The RAF issued an interesting update yesterday on the outcome of Trial Daedalus, which took four of its people with no prior flying experience and trained them up to fly UAVs. The result, it says, is that with the correct training, they are as "equally skilled as traditional pilots in that field".
This is a really interesting topic, because the use of UAVs is going to become more widespread among services like the RAF. Can a nation like the UK really continue to spend millions of pounds in training pilots the traditional way if they are going to get their hands on something like the Reaper, rather than Typhoon or F-35?
But the trial fell down on at least two key points - the USAF won't let these guys fly the Reaper, and has restricted their clearances to operating the smaller Predator only. And back in the UK, the RAF has or is in the process of letting a lot of already-trained pilots go, due to the early retirement of the Harrier GR9 and the cancellation of Nimrod MRA4. Presumably that means that - for now at least - there is now no shortage of trained people wanting to control its Reapers from sunny Nevada?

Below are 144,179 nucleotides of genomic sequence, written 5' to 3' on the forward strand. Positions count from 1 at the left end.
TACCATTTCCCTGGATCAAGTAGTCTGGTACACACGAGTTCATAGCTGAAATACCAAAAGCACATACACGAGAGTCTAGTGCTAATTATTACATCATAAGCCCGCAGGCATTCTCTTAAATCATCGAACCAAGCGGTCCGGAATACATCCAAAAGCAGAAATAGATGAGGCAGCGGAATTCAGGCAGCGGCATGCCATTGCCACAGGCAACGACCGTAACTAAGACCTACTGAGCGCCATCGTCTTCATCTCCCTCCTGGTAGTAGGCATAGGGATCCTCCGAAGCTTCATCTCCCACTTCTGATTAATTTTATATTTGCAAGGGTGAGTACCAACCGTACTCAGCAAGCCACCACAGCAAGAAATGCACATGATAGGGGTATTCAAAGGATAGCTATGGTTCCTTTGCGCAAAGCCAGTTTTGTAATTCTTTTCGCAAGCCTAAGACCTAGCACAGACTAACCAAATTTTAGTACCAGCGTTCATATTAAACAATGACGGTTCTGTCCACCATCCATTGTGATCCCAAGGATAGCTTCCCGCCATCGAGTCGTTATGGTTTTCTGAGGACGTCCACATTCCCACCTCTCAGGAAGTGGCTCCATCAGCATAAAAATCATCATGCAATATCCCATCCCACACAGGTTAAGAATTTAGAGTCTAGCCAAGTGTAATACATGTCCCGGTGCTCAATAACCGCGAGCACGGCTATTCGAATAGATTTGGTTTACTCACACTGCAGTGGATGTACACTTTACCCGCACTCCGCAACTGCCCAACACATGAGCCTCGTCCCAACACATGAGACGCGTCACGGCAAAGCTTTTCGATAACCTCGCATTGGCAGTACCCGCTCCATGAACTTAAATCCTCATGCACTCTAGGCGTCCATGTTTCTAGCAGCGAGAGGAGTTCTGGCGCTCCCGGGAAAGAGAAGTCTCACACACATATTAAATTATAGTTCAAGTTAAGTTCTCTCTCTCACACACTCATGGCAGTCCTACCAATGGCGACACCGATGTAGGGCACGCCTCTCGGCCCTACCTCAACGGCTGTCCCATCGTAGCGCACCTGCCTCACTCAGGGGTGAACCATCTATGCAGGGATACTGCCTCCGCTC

Interested to hear any views on this vision of the future!
I believe the US Army had no such problems and uses the skills of enlisted personnel, on active operations in the Stan flying UAV’s but it does have historical precedents in that, non-commissioned personnel have been flying helicopters as PIC for decades.
Allowing only commissioned officers to fly aircraft has it's antecedents in medieval times, when only the rich could afford their own horse and for their contribution to were awarded the title of knight, and I would argue that in substance (if not in form) this situation still exists today.
The military has its social hierarchy and it will resist change. Like any profession the Officer Corp. of the world retain their position through contrived barriers to entry, and I can’t see that changing.
The barrier to allowing ‘ unqualified’ pilots from flying UAV’s and Inhabited aircraft will be anthropological not technical or related to ability